Student-led petition calls for removal of bust of UTA’s first president, says he was racist

A petition circulating at the University of Texas at Arlington calls for the removal of a bust of the school’s first president and of his name from the student center.

Senior Mark Napieralski, who started the petition drive and presented his argument to the student senate Tuesday evening, says Ernest Hereford was a racist who supported campus discrimination, KXAS-TV (NBC5) reported.

Hereford was named president of the school in 1948, when it was still known as North Texas Agricultural College, and oversaw its growth. These days, UTA students often rub the head of the bust for good luck before exams.

“If we’re honoring Hereford because he expanded the school, then we need to be honest about the other stuff he did,” Napieralski told NBC5.

In 1959, a year after Hereford’s death, the school named its student center after him.

Napieralski, an art student who is also president of UTA’s Progressive Student Union, said old yearbooks show that Hereford approved a Ku Klux Klan student group on campus as well as mock slave auctions and that he made the Rebel the school mascot. It was later changed to the Mavericks.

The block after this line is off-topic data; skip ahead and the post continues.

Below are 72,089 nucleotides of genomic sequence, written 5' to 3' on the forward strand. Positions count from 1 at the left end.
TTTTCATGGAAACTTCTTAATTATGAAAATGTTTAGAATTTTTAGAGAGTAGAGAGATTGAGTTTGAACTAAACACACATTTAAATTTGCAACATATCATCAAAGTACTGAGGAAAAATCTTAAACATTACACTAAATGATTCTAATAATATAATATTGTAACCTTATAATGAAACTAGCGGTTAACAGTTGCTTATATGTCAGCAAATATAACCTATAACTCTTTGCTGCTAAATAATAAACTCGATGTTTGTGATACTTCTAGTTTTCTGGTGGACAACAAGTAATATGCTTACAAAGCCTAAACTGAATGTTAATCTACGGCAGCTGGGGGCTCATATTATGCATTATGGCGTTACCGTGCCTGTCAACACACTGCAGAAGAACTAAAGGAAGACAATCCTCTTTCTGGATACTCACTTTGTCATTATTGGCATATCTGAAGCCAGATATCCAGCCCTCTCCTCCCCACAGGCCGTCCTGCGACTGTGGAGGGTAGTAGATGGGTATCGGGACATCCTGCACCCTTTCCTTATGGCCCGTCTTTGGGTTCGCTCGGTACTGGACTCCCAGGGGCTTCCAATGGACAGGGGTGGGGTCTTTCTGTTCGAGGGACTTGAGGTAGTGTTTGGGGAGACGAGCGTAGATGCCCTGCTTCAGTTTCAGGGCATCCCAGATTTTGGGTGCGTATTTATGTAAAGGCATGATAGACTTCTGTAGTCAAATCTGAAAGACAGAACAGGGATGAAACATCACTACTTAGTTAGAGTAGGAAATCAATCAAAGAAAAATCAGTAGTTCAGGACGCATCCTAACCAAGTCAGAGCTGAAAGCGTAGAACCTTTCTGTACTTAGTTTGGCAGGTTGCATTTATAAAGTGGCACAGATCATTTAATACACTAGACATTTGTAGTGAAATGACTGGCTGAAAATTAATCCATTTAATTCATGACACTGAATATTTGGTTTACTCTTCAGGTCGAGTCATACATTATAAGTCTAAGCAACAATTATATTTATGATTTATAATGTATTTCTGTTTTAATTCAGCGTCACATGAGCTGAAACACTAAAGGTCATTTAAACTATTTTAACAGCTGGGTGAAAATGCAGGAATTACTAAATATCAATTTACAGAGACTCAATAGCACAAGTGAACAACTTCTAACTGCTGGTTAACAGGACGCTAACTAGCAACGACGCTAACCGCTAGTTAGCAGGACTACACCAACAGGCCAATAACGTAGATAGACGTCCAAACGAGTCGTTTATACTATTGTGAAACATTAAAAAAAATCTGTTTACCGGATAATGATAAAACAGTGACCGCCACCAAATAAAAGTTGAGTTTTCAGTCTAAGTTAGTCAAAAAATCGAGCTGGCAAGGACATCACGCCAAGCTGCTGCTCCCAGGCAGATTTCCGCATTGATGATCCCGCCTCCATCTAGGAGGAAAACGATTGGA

UTA administrators didn’t immediately respond to a request for comment.

A student-senate committee will research the resolution introduced by Napieralski on Tuesday, then vote on it before moving it on to the full student senate for a vote, according to the campus newspaper, The Shorthorn.

Napieralski is calling for the school to instead celebrate students who advocated for desegregation in the 1960s.

“We need to honor the students who made us who we are today, not who we were then,” he said.

According to The Shorthorn, the Kampus Kadet Klub was a registered student group, though it’s unclear whether or how it was actually related to the Ku Klux Klan. But by 1952, the Confederate battle flag had become the college’s official banner and “Dixie” the unofficial school song, according to Napieralski’s research. 

“We just want to make sure that we’re not promoting, you know, things and people that stood to divide the culture of the campus that we have now,” he told the newspaper.

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